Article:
Mr. Smith Was My Father



I responded to a blog post comment the other day, and signed the response “Greg”. It was a heartfelt response, one that I felt needed to be from me as a person, not me as a doctor or writer or blogger or professional person. Just from me.

Another commenter noticed that and said something about what it must have been like to sign something with my name, and not “Dr. Smith”.

That made me think.

We sometimes use different parts of ourselves, different facets of our personalities, and even different names to interact with others as we move through the world.

We might put on the mother or father hat in the morning when getting our children ready for school, shouldering the respect due us as authorities in the early morning sunlight. By midmorning, kids long since gone out the door and us in our offices or cubicles somewhere across town or even in another city, we wear the professional mantle that marks us as bosses or partners or worker bees, slipping on those roles as easily as we don a familiar, slightly stretched knitted sweater.

By afternoon, we slide out of those warm garments and slip back out into the world, the easy weight of the workaday world behind us, and the coming dusk greying us and softening us around the edges. We are partner, friend, lover, and that takes us easily into the coming evening, deepening the world’s hold on us, drawing us back into the warm circles of light that begin to dot the landscape, as welcome as the blinking glow of fireflies on a summer’s night.

We are different then, somehow, with fewer connections, stronger, lasting or not, intense and white-hot as a welder’s flame, binding as a fetter and sharp as a steel blade.

Gregory E. Smith MD

Dr. Gregory E. Smith.

Dr. Gregory Smith.

Dr. Smith.

Dr. Gregory.




I am all of these.

They describe me clinically. They define me professionally. They mark me.  They allow others to connect with me, or to keep a safe professional distance.

Sometimes they choose.

Sometimes I choose.


Who are you?

What do people call you?




17 thoughts on “Mr. Smith Was My Father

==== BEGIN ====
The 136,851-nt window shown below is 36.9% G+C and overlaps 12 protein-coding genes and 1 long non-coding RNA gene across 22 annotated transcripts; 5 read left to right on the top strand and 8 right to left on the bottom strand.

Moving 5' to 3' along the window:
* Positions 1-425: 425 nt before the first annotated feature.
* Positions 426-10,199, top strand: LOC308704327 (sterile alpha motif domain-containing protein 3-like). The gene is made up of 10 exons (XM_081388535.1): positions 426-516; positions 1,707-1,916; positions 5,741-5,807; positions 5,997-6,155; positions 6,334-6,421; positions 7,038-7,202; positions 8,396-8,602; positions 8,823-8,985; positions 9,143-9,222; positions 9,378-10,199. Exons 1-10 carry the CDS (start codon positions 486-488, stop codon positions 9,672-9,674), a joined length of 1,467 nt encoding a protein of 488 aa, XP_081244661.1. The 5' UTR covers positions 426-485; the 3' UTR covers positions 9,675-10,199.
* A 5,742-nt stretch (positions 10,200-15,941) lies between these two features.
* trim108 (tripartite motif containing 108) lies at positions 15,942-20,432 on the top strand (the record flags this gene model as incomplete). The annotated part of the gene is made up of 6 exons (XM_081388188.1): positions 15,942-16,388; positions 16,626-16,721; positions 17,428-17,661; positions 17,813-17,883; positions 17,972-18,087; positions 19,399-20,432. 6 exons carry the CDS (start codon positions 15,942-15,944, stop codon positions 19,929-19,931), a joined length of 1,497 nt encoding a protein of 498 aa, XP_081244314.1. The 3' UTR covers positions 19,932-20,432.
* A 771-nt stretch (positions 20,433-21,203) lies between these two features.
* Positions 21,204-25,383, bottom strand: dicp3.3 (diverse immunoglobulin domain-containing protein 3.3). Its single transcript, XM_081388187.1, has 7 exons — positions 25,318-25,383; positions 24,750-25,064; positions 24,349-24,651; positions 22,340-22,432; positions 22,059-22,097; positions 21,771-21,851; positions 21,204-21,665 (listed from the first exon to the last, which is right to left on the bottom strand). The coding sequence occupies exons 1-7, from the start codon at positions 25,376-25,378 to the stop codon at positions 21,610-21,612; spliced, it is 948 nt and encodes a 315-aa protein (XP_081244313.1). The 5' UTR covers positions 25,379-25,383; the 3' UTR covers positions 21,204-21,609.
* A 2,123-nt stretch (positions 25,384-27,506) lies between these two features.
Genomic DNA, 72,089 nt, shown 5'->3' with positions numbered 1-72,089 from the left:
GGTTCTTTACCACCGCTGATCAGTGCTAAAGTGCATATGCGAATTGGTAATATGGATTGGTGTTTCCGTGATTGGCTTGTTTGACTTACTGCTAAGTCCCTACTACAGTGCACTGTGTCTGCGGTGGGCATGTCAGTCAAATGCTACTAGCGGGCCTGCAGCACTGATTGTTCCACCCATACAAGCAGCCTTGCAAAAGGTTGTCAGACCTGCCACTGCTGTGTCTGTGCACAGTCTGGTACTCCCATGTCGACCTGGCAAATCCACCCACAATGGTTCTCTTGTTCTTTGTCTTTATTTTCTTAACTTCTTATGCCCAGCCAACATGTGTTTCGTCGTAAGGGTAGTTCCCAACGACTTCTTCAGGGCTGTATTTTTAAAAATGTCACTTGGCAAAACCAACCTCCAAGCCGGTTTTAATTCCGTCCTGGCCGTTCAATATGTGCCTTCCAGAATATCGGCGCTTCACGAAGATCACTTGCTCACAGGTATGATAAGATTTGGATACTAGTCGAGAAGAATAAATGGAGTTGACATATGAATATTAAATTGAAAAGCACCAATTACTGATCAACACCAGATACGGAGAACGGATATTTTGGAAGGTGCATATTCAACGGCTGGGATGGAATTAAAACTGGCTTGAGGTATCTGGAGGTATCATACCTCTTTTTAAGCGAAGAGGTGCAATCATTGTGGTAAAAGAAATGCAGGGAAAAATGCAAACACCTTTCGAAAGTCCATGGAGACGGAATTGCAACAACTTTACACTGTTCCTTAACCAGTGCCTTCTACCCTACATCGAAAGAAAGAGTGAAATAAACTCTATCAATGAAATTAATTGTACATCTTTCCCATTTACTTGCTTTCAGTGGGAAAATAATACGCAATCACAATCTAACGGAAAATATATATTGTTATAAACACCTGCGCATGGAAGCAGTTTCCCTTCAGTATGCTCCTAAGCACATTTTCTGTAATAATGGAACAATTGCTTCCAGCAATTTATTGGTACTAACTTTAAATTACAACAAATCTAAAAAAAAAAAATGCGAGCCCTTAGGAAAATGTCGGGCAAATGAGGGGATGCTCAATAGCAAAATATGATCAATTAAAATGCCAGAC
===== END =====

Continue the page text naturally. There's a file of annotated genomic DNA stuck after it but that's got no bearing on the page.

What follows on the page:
1. This should be fun and deep—–
    Jo–My mother couldn’t have another baby-so I was named after my father-than Joseph, my brother was born.

    Kathy, Sharon, Betty- I had to pick out a new name because when mother hollered JOE-the 3 Joes went somewhere else-and we all said “I thought you meant one of the others Joes.”

    Mary-That is the name that I wanted and chose. I found out that it was my maternal grandmother’s name. To me she was Grandma Weaver. My teacher had passed an ultimatime that I get a name-she never knew what to call me-and I often forgot if my name was

    Betty or Kathy that week.While I went through a dozen names or so, I just knew that I was not a Sally or Suzy.When my parents suggested Sally and Suzy, I stomped my foot and shrieked. They had my birth certificate modified to Mary.

    Yuki- Japanese for my maiden name. I grew up in Little Tokyo. There were many Mary’s, but very few Yukis. Now my brother lives in Japan, and he is ‘Yuki’. It is funny how we change positions and identities in life.

    Darling, Sweetie Pie, Honey– I don’t have to say more, but a Darling from a Southern man is special.

    Mrs.– I had that ring on and a sea bag to pack-I married a deep water sailor. I really didn’t know what I was getting into-that the sea was his first wife-and I gave birth to sailors that headed for sea like salmon.

    Mama, then Mom– I’m still that-the joys and trials change.

    Flaca—I moved to the deserts of the Southwest. For some reason, I was exceptionally thin. I was in the university Spanish dept. and somebody kept saying, Mary, Maria, and I didn’t see anybody I knew- then. “Flaca!” I did turn-and it was a neighbor kid that was now all grown up. I hadn’t seen him in about 15 years.

    Old Cowboy—Ray Wein, a big rancher in Wilcox, AZ gave me that, because like my
    Grandmother Mary, i have an ability with animals, and I know why a horse does something.


    Cuss word, Irish cuss word— My marriage of 37 years was breaking up. He missed his first wife-the sea. He tried to bully me, instead of sweet talking me. One day, I was walking down the street-and some very little kids came running up, and said, Good morning Mrs. cuss word Irish cuss word. Their mother came out apologizing. The children said, “mama that’s what her husband calls her, and you told us to call her Mrs. because her husband is mean.” I didn’t believe in divorce unless there was physical abuse. He crossed that line and drove off with a blonde younger than our youngest child. The neighbors found me on the floor, and I had to learn how to walk again. He left the blonde after a month and returned to the sea.

    Mary, Maria–I became a student to get Pell Grants so I could survive.